Need a lemon law.

Destroy these cunt building companies.

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they did say there were some good ones in there, no doubt their margins are much lower to be competetive.

Chinas a black box as far as i can see, who really knows what goes on there, im sure theres many many layers deeper than these guys are uncovering.

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The West managed to blow the savings accrued over 150 years on an insane property bubble that left them with nothing but housing that was unaffordable and largely unfit for purpose.

The impressive thing about the Chinese is that they have condensed this period into 40 years.

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Just now, dgul said:

That's incredibly worrying.  The Chinese domestic real-estate investment market is about 4% of global GDP.  Not Chinese -- global.  The economic health of China is also incredibly important to the world (even more so post-2008) -- If the Chinese property market collapsed there'd be massive ramifications worldwide.

In a nutshell we're fucked. When China inevitably stalls the rest of the world will too. The Chinese economy is pretty much the global economy.

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Chinese design codes are reasonable, but very conservative- mostly due to the recognition of crap quality control during construction (I.e a western designer would specify a column 0.5m wide, a Chinese designer would make it 1.0m wide an the basis of crap concrete and shonky rebar). 

The problem is you get design not to code coupled with poor construction and corrupt officials turning a blind eye.

A lot of the reinforced concrete residential buildings are covered up with ceramic tile  rendering to hide the crap workmanship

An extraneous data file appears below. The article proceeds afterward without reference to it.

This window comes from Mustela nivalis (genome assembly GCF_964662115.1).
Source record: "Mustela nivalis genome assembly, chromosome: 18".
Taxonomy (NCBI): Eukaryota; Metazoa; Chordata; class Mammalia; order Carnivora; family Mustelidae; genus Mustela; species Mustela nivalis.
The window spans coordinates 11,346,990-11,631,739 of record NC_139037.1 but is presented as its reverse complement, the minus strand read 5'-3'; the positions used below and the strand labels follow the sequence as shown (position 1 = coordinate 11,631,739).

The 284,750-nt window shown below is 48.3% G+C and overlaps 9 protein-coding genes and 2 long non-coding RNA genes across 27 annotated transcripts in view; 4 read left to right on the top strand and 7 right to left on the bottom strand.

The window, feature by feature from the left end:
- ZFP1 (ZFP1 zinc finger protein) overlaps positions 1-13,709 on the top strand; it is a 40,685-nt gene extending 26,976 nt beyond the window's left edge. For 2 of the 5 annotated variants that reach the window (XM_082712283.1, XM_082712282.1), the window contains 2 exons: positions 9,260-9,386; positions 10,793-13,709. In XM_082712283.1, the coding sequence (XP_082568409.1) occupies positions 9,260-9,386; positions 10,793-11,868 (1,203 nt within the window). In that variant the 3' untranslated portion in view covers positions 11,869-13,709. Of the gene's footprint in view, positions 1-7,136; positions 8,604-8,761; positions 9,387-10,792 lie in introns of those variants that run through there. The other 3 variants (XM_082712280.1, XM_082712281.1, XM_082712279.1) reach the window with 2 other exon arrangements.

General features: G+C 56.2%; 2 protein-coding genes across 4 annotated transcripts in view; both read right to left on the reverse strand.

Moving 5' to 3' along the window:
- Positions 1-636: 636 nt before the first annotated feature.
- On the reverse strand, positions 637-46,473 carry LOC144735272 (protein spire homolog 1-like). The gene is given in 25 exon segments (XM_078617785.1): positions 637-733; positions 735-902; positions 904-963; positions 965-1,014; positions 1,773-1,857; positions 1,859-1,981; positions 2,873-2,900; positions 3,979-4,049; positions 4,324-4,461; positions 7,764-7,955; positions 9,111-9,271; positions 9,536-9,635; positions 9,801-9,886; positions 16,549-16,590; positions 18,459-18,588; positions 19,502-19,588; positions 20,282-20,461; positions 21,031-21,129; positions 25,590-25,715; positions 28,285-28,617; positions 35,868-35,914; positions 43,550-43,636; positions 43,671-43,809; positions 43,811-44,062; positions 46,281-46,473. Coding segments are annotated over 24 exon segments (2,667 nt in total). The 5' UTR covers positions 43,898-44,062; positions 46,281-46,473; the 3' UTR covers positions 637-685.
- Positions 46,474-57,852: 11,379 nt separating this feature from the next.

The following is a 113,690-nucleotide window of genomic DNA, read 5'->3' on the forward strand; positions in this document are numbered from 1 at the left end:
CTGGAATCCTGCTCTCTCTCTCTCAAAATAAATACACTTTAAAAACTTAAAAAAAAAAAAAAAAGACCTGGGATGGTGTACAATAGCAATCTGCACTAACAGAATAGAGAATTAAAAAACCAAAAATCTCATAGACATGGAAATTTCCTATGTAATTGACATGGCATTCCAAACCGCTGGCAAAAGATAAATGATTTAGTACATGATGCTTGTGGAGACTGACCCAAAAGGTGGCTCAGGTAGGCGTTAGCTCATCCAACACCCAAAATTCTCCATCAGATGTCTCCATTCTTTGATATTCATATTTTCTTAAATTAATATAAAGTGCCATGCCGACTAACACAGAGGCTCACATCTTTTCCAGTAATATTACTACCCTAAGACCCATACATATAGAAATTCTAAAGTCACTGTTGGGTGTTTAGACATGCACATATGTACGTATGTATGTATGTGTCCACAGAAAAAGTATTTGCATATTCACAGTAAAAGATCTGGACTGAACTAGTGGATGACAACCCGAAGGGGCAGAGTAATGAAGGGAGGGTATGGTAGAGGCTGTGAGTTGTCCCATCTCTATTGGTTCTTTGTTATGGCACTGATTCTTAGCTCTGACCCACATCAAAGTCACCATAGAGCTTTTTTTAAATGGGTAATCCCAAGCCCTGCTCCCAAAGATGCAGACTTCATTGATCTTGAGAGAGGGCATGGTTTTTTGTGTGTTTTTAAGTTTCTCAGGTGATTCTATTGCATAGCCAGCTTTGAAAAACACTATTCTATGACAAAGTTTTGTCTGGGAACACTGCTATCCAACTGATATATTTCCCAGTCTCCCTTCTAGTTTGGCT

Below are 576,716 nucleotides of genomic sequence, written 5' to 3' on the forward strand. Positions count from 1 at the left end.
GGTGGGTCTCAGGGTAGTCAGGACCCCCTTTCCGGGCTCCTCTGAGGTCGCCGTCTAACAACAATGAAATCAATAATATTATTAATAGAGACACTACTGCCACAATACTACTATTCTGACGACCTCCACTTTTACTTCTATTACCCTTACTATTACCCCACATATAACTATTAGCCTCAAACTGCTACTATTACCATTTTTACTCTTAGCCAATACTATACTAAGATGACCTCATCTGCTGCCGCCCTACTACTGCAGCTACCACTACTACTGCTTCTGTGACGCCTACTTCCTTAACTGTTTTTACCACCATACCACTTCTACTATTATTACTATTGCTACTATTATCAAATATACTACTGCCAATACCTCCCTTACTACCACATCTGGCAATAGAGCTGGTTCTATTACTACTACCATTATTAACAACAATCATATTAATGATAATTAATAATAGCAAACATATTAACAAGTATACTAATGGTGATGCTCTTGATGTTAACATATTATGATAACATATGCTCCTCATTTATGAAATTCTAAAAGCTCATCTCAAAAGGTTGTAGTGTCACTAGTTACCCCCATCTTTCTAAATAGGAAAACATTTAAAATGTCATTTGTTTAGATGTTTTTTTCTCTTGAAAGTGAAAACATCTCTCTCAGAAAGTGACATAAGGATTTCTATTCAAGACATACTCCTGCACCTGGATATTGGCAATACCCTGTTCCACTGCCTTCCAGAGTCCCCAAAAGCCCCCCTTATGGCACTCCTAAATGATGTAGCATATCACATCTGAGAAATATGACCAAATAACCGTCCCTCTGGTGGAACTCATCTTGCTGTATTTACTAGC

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2 minutes ago, Captain Cavey said:

Chinese design codes are reasonable, but very conservative- mostly due to the recognition of crap quality control during construction (I.e a western designer would specify a column 0.5m wide, a Chinese designer would make it 1.0m wide an the basis of crap concrete and shonky rebar). 

The problem is you get design not to code coupled with poor construction and corrupt officials turning a blind eye.

A lot of the reinforced concrete residential buildings are covered up with ceramic tile  rendering to hide the crap workmanship

Correct, then the tiles fall to the ground below, injuring or killing people as they do so. The video was quite interesting for showing this in action.

The other issue is the stop-start nature of Chinese projects to reflect their main goal, which is the smuggling of USD out of the country and binging it into construction projects around the world. About 25% of Cambodian GDP is Chinese investment this year ($7B). Many projects go at breakneck speed for a few months as they try and burn the latest bing of cash, then fall silent for half a year, save for the clamouring of workers for their unpaid wages.

This method of construction rarely yields good results.

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13 minutes ago, Bkkandrew said:

Correct, then the tiles fall to the ground below, injuring or killing people as they do so. The video was quite interesting for showing this in action.

The other issue is the stop-start nature of Chinese projects to reflect their main goal, which is the smuggling of USD out of the country and binging it into construction projects around the world. About 25% of Cambodian GDP is Chinese investment this year ($7B). Many projects go at breakneck speed for a few months as they try and burn the latest bing of cash, then fall silent for half a year, save for the clamouring of workers for their unpaid wages.

This method of construction rarely yields good results.

Hah. Didn’t watch the vid before posting, but have now. It all rings a bell. 

I’ve worked on a few Chinese built projects and because international money was involved, international practices were mandated. Tried to get them to do a risk assessment for a component of the work and they came back with a statement saying that: if this resulted in only 2 fatalities, it was not a serious incident!

Elsewhere in the world these days, if someone gets a paper cut, work stops for a thorough investigation.

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9 hours ago, dgul said:

That's incredibly worrying.  The Chinese domestic real-estate investment market is about 4% of global GDP.  Not Chinese -- global.  The economic health of China is also incredibly important to the world (even more so post-2008) -- If the Chinese property market collapsed there'd be massive ramifications worldwide.

That was my first thought too. More of a case of when not if. Going to put some cash under the mattress...